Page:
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Killer Sentenced to 5 Life Terms

Monica Diaz helped her boyfriend murder four relatives. A surviving aunt recounts attack.

April 22, 2004|Jose Cardenas | Times Staff Writer

Monica Diaz, who with her teenage lover fatally stabbed four members of her own family, was sentenced Wednesday to five life terms in prison.

Los Angeles County Superior Court Judge John A. Torribio said he could not find words to describe the viciousness of the murders.

" 'Cold-hearted' isn't adequate. 'Immoral' isn't adequate," Torribio said of the killings, which occurred in Pico Rivera on July 21, 2000, as the victims slept. "There's just no way to explain this extraordinarily violent crime."

Diaz, 20, looked straight ahead and showed no emotion as members of her family spoke about their loss. The victims were Diaz's uncle Richard Flores, 42; and cousins Richard Jr., 17; Sylvia, 13; and Matthew, 10.

Diaz's aunt, Sylvia Flores, the wife and mother of the victims, recounted how she was also stabbed in the throat and face, but survived.

Defense attorney Louis Sepe asked for leniency, saying that Diaz was only 16 at the time of the murders and arguing that she tried to administer aid to a bleeding Flores.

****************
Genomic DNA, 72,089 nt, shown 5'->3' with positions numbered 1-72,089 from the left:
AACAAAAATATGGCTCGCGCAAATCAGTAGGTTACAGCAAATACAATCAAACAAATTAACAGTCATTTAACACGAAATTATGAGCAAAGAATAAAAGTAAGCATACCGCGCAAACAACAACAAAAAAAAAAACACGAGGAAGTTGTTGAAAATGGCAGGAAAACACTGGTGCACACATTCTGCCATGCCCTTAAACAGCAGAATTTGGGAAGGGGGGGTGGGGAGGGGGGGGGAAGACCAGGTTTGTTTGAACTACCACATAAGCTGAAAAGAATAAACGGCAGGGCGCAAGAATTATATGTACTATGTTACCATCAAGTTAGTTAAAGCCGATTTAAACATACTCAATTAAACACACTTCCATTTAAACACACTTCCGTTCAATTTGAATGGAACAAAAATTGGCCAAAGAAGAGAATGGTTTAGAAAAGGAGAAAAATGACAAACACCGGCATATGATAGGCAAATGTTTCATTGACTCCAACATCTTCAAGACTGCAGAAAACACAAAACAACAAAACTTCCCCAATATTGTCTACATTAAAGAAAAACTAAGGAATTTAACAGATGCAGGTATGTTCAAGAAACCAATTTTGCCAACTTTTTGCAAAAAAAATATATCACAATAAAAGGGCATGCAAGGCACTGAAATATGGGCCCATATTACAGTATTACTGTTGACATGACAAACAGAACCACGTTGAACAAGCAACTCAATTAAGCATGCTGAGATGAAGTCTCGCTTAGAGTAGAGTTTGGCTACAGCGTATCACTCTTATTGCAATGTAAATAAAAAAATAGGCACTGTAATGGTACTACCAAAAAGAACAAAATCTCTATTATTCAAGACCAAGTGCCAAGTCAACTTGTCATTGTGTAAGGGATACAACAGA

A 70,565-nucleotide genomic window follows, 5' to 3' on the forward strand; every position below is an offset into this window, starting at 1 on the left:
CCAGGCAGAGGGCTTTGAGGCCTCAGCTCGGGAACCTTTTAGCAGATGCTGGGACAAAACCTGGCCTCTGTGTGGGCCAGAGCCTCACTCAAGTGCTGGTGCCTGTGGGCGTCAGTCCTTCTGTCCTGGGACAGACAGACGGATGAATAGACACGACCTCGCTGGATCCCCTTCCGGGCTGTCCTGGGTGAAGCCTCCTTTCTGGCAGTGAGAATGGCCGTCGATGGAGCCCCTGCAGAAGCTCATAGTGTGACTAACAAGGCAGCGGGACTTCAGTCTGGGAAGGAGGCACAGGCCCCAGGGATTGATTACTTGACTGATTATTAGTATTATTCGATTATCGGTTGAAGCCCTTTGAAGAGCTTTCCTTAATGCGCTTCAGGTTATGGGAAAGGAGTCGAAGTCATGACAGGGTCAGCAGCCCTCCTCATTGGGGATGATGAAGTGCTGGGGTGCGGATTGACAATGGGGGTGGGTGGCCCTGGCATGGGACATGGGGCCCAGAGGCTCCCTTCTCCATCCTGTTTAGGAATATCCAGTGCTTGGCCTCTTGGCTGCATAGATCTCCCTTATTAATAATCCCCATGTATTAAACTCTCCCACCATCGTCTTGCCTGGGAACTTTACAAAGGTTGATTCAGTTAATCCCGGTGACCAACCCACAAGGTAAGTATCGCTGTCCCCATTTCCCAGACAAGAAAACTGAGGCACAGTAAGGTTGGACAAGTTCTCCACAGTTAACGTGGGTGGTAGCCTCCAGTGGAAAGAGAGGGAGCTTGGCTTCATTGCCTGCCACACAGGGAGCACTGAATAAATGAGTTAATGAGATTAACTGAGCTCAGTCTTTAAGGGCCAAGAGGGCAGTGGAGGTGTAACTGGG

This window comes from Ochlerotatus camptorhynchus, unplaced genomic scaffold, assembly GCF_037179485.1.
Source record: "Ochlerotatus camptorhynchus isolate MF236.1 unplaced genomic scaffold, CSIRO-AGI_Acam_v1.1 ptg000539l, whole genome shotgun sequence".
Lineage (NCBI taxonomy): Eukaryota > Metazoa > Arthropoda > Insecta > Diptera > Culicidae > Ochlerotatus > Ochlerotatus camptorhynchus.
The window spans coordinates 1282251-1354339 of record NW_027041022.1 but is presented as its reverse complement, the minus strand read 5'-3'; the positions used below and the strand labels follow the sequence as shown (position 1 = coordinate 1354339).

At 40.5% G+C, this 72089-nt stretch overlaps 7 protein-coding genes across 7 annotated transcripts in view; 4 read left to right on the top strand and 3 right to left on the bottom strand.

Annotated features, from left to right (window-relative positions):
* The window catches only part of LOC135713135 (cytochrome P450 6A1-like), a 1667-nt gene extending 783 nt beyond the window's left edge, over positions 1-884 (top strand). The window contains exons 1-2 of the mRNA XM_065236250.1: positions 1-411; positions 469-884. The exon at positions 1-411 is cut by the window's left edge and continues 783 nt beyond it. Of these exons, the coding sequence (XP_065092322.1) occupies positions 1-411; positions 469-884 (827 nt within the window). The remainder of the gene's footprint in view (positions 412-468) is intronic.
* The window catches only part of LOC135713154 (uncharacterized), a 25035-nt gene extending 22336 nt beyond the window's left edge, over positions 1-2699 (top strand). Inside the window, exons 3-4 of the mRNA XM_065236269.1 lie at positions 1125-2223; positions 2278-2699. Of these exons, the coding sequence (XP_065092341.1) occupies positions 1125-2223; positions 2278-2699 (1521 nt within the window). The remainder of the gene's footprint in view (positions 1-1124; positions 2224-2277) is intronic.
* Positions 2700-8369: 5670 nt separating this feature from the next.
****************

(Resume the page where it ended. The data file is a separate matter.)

But Flores told the judge that Diaz was not trying to help her stop the bleeding, but was actually trying to complete the murder.

"The day you came to the hospital ... you knew by our eye contact

Diaz's boyfriend, Michael Naranjo, 20, pleaded guilty to the murders and is serving five life sentences without the possibility of parole.

He testified that he went from room to room and slashed the throats of the victims. Naranjo told jurors that Diaz, who feared her aunt and uncle were going to get a divorce, had only agreed to help him stage a burglary to frighten the family into staying together.

Deputy Dist. Atty. Kevin McCormick contended that Diaz and Naranjo were sociopaths bent on committing mass murder together.

On Wednesday, Flores told the judge that she and her late husband raised Diaz and her half sister, Laura Reta, as their own after the girls' mother died when they were young.

Diaz called the Flores couple "Mom and Dad" and her cousins "brothers and sisters."

Flores was joined in the courtroom by her remaining daughter, Esperanza, 22, who was present but was not attacked on the night of the murders.

"I wish you knew how hard it is to live without your brothers and sister in that big old house," Flores said. "On that day, I lost four children and your dad. You died with them and I only say that because I can't hold you."

Flores also told Diaz that she missed camping, jet skiing and watching her children compete in sports. And now when she goes to church, a sobbing Flores said, "I sit there all by myself. To pray to what?"

Flores' daughter Esperanza said: "You have no idea how hard it is to wake up every day.... Mom's right, the sister that I loved died July 21, 2000."

McCormick asked for the maximum sentence, citing that "three of her victims were also minors."

Raul Colorado, another uncle, addressed Diaz in court:

"Turn around and look at me at least. Shed a tear. Say 'I'm sorry.' "

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